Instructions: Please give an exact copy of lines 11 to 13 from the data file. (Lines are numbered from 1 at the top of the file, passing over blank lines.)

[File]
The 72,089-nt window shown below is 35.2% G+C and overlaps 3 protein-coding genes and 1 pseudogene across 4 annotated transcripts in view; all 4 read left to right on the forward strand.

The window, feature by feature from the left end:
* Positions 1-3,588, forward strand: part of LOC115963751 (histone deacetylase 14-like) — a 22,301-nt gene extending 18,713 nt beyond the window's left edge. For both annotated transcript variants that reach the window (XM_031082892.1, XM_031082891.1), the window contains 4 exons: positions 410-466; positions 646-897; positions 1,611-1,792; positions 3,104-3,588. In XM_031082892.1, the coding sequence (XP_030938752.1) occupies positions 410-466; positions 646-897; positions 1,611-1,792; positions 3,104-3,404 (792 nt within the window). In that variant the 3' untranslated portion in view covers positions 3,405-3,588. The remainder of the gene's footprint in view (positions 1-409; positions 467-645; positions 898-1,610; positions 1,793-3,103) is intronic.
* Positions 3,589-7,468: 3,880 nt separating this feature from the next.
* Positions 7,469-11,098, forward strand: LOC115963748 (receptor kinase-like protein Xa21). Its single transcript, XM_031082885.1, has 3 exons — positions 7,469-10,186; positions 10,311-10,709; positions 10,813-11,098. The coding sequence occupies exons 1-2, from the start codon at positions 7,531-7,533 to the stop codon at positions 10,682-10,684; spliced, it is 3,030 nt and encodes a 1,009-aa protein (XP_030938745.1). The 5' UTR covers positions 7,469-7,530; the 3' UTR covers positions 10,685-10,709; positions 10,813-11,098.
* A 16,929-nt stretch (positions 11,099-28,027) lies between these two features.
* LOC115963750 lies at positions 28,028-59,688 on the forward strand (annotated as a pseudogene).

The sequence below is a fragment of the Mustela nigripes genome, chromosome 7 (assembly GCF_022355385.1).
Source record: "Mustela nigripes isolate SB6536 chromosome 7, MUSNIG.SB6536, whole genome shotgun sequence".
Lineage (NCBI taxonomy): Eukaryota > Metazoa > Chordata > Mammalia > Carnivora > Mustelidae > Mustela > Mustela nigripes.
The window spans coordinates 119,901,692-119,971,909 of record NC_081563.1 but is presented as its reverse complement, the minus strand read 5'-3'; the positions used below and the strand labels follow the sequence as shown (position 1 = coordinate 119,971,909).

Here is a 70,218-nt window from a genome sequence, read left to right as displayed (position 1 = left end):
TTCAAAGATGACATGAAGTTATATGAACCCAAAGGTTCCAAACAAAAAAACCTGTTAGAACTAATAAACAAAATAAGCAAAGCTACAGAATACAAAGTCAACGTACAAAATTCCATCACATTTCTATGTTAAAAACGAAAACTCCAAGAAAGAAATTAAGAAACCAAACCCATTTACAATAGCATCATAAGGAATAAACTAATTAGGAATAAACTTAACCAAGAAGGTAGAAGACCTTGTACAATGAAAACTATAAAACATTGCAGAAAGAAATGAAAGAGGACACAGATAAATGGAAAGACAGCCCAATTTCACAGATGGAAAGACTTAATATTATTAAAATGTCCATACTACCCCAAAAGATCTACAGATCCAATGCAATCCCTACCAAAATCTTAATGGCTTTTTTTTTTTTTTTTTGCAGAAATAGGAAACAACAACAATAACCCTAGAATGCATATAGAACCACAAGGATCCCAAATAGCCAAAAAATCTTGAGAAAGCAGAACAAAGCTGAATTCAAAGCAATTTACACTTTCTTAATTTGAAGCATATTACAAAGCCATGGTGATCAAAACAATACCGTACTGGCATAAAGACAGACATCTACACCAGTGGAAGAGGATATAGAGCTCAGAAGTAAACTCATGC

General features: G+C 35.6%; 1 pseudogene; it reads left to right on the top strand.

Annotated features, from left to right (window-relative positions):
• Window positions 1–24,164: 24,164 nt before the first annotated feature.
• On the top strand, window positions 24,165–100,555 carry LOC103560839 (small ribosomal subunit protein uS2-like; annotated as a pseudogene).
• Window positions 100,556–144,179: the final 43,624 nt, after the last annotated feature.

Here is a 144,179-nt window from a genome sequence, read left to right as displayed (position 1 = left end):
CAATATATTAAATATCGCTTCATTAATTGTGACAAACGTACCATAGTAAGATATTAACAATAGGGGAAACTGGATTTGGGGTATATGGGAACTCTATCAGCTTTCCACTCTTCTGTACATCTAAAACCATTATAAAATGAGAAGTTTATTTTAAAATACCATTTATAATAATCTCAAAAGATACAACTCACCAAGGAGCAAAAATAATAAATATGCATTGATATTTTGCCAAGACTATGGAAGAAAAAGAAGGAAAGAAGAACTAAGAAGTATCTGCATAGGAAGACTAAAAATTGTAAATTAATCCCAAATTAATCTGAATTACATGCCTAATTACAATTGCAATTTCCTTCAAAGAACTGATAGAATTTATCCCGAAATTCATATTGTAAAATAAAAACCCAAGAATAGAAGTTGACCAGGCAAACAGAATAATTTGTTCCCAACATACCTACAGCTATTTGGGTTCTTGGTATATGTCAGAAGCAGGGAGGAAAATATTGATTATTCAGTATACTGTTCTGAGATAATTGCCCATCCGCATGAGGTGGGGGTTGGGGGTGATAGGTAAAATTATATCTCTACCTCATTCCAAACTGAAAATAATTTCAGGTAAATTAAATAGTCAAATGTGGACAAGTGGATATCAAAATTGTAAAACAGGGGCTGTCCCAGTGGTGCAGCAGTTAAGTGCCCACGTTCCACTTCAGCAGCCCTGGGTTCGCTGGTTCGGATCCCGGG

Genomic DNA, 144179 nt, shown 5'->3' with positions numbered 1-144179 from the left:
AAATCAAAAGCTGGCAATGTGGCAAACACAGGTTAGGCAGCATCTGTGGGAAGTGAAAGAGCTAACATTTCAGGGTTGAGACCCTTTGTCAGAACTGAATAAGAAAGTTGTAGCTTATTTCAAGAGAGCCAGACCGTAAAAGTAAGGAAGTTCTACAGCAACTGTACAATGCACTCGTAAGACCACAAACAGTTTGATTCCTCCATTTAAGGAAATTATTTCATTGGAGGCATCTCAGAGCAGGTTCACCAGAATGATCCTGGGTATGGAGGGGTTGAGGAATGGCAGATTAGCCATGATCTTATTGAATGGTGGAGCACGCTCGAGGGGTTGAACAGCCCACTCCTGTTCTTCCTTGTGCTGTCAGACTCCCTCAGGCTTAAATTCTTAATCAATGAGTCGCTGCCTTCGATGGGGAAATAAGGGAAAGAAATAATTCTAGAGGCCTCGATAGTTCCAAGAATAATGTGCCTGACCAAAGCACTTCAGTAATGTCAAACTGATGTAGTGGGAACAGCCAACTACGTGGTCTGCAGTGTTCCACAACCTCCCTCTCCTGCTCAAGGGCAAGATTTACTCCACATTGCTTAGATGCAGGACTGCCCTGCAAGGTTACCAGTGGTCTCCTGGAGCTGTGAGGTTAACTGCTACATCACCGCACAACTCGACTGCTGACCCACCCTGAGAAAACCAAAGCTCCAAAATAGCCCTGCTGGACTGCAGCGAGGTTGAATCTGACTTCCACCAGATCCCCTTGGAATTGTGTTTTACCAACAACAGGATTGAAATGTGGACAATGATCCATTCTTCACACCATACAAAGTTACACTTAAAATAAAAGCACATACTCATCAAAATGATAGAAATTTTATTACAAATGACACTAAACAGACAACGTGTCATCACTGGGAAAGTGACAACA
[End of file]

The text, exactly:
The window spans coordinates 119,901,692-119,971,909 of record NC_081563.1 but is presented as its reverse complement, the minus strand read 5'-3'; the positions used below and the strand labels follow the sequence as shown (position 1 = coordinate 119,971,909).

Here is a 70,218-nt window from a genome sequence, read left to right as displayed (position 1 = left end):
TTCAAAGATGACATGAAGTTATATGAACCCAAAGGTTCCAAACAAAAAAACCTGTTAGAACTAATAAACAAAATAAGCAAAGCTACAGAATACAAAGTCAACGTACAAAATTCCATCACATTTCTATGTTAAAAACGAAAACTCCAAGAAAGAAATTAAGAAACCAAACCCATTTACAATAGCATCATAAGGAATAAACTAATTAGGAATAAACTTAACCAAGAAGGTAGAAGACCTTGTACAATGAAAACTATAAAACATTGCAGAAAGAAATGAAAGAGGACACAGATAAATGGAAAGACAGCCCAATTTCACAGATGGAAAGACTTAATATTATTAAAATGTCCATACTACCCCAAAAGATCTACAGATCCAATGCAATCCCTACCAAAATCTTAATGGCTTTTTTTTTTTTTTTTTGCAGAAATAGGAAACAACAACAATAACCCTAGAATGCATATAGAACCACAAGGATCCCAAATAGCCAAAAAATCTTGAGAAAGCAGAACAAAGCTGAATTCAAAGCAATTTACACTTTCTTAATTTGAAGCATATTACAAAGCCATGGTGATCAAAACAATACCGTACTGGCATAAAGACAGACATCTACACCAGTGGAAGAGGATATAGAGCTCAGAAGTAAACTCATGC